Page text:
In this post, there are two distinct items - firstly, I’m going to take a look at podcasting, and the growth of podcasts in the UK. Following that, What is Imposter Syndrome and do you suffer from it?
Podcasting in the UK is on the rise. At least, that's according to Ofcom.
Who are Ofcom? It's the The Office for Communications; the regulator for the communications services that we use and rely on each day, in the UK.
They make sure people get the best from their broadband, home phone and mobile services, as well as keeping an eye on TV and radio.
They also oversee the universal postal service, which means Royal Mail must deliver and collect letters six days a week, and parcels five days a week, at an affordable and uniform price throughout the UK.
Another remit is to help to make sure people don’t get scammed and are protected from bad practices. This is particularly important for vulnerable or older people.
They also help to make sure people across the UK are satisfied with what they see and hear on TV and radio, and that programmes reflect the audiences they serve. We consider every complaint we receive from viewers and listeners. Often, we investigate further and we sometimes find broadcasters in breach of our rules.
Ofcom are independent, and funded by fees paid by the companies they regulate.
It appears that podcasts fall outside of the Ofcom remit, but that doesn't mean they don't keep a keen eye and report on findings.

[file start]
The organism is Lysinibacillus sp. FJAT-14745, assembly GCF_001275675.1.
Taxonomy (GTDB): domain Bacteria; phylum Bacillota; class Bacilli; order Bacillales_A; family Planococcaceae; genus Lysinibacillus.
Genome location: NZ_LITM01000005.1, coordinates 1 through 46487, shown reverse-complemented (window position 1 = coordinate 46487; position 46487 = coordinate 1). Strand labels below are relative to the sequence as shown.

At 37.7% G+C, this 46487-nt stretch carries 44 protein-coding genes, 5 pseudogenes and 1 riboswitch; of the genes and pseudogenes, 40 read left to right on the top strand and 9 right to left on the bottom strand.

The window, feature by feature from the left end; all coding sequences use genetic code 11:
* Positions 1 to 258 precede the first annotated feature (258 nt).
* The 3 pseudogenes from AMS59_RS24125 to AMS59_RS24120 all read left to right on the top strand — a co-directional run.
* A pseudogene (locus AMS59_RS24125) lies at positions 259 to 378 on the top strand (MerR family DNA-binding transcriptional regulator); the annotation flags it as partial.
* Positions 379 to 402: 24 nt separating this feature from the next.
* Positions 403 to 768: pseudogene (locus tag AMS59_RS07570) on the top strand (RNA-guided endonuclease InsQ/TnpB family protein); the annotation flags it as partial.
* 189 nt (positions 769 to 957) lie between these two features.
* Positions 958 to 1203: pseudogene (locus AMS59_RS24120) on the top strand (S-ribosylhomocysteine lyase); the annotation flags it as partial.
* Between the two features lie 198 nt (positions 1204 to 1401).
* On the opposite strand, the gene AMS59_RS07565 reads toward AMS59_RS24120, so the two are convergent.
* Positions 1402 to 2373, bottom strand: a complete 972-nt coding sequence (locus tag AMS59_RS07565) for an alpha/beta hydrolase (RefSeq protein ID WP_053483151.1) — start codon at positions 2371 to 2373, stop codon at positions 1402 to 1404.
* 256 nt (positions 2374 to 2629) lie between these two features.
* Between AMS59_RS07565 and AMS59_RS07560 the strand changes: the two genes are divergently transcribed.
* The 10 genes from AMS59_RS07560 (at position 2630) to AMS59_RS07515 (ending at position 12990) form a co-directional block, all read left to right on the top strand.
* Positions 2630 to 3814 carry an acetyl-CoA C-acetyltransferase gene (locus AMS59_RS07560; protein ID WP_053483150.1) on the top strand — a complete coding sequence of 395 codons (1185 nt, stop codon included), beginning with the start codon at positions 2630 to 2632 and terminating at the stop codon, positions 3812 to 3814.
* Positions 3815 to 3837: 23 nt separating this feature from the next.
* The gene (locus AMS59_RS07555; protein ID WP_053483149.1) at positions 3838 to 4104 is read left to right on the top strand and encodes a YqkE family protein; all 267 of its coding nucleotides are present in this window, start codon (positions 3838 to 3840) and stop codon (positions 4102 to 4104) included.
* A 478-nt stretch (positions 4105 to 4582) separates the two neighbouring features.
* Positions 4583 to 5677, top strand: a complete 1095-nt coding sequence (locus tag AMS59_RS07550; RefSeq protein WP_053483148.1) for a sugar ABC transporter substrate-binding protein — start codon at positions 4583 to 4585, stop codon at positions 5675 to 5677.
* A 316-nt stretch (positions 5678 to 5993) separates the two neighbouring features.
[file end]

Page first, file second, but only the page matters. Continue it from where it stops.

In this case, a report from 2018, which found that, in the UK, the number of weekly podcast listeners has almost doubled in five years – from 3.2m (7% of adults aged 15+) in 2013 to 5.9m (11%) in 2018.
The increase is across all age groups, but the steepest growth is now among young adults aged 15-24 with around one in five now listening to podcasts every week.
the most popular podcast genre is Comedy, followed by music, TV and film.
Half of podcast listeners are under 35. While only 29% of traditional radio listeners are under 35, this rises to 49% for podcasts.
Approximately 96% of listeners also listen to the radio each week, though live radio commands a much lower share of their total listening activity (48%) than adults generally (75%).
Podcast versions of BBC radio programmes such as Desert Island Discs and Kermode & Mayo’s Film Review feature regularly in Apple’s iTunes podcast chart. TV broadcasters are increasingly interested in podcasts as a source of material for TV shows, or as an extension of established series (such as ITV’s podcast Love Island: The Morning After).
Starting Your Podcast
So, now is a great time to get into podcasting. What's more, because it's yours, you can do with it what you like. You own it. You can record to your own schedule and not answer to the regulators or senior bosses.
Plus - there is no age barrier to running a podcast. Young or old, everyone has a voice, and it can be quite cathartic to sit and talk; get things off your chest. It's like a self-service therapy!!
However, you do need to consider your audience. Content is king - you'll hear a lot about that when researching podcasts; simply because, without great content, you won't have an audience.
You need a reason to 'tune in'. Either download or stream the episodes.
You also need to get over the anxiety of talking to yourself. Which is, basically, what you're doing when you sit down to record. The anxiety that what you're recording isn't good enough, and even greater anxiety that nobody will listen.